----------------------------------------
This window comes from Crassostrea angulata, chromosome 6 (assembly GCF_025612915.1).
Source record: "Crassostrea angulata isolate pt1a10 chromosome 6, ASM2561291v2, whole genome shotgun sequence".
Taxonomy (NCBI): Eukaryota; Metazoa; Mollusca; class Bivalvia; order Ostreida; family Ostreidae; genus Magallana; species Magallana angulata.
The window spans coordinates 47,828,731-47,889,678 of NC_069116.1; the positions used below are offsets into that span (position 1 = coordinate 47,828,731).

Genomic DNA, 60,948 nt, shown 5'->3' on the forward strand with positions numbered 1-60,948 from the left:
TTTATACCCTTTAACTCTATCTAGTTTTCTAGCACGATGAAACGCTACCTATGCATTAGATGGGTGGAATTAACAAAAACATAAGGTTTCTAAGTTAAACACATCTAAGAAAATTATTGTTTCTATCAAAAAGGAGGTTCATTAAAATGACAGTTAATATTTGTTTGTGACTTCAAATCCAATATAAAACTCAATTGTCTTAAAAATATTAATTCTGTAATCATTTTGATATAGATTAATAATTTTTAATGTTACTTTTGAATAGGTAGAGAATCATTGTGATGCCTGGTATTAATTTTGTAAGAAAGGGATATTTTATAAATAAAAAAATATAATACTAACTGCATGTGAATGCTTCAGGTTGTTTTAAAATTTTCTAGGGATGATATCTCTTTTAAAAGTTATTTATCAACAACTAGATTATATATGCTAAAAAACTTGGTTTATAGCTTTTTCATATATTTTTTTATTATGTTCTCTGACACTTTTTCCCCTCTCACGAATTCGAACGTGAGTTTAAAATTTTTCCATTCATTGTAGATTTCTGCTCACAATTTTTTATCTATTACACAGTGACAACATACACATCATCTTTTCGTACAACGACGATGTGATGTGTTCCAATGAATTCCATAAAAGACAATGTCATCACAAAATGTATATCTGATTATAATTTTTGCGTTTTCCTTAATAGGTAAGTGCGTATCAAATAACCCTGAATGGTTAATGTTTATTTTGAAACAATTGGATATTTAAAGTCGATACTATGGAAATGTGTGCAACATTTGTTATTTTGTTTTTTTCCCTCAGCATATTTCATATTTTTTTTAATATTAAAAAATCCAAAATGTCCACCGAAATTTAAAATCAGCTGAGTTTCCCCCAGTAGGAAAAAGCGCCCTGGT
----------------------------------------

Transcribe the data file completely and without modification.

This window comes from Crassostrea angulata, chromosome 6 (assembly GCF_025612915.1).
Source record: "Crassostrea angulata isolate pt1a10 chromosome 6, ASM2561291v2, whole genome shotgun sequence".
Taxonomy (NCBI): Eukaryota; Metazoa; Mollusca; class Bivalvia; order Ostreida; family Ostreidae; genus Magallana; species Magallana angulata.
The window spans coordinates 47,828,731-47,889,678 of NC_069116.1; the positions used below are offsets into that span (position 1 = coordinate 47,828,731).

Genomic DNA, 60,948 nt, shown 5'->3' on the forward strand with positions numbered 1-60,948 from the left:
TTTATACCCTTTAACTCTATCTAGTTTTCTAGCACGATGAAACGCTACCTATGCATTAGATGGGTGGAATTAACAAAAACATAAGGTTTCTAAGTTAAACACATCTAAGAAAATTATTGTTTCTATCAAAAAGGAGGTTCATTAAAATGACAGTTAATATTTGTTTGTGACTTCAAATCCAATATAAAACTCAATTGTCTTAAAAATATTAATTCTGTAATCATTTTGATATAGATTAATAATTTTTAATGTTACTTTTGAATAGGTAGAGAATCATTGTGATGCCTGGTATTAATTTTGTAAGAAAGGGATATTTTATAAATAAAAAAATATAATACTAACTGCATGTGAATGCTTCAGGTTGTTTTAAAATTTTCTAGGGATGATATCTCTTTTAAAAGTTATTTATCAACAACTAGATTATATATGCTAAAAAACTTGGTTTATAGCTTTTTCATATATTTTTTTATTATGTTCTCTGACACTTTTTCCCCTCTCACGAATTCGAACGTGAGTTTAAAATTTTTCCATTCATTGTAGATTTCTGCTCACAATTTTTTATCTATTACACAGTGACAACATACACATCATCTTTTCGTACAACGACGATGTGATGTGTTCCAATGAATTCCATAAAAGACAATGTCATCACAAAATGTATATCTGATTATAATTTTTGCGTTTTCCTTAATAGGTAAGTGCGTATCAAATAACCCTGAATGGTTAATGTTTATTTTGAAACAATTGGATATTTAAAGTCGATACTATGGAAATGTGTGCAACATTTGTTATTTTGTTTTTTTCCCTCAGCATATTTCATATTTTTTTTAATATTAAAAAATCCAAAATGTCCACCGAAATTTAAAATCAGCTGAGTTTCCCCCAGTAGGAAAAAGCGCCCTGGT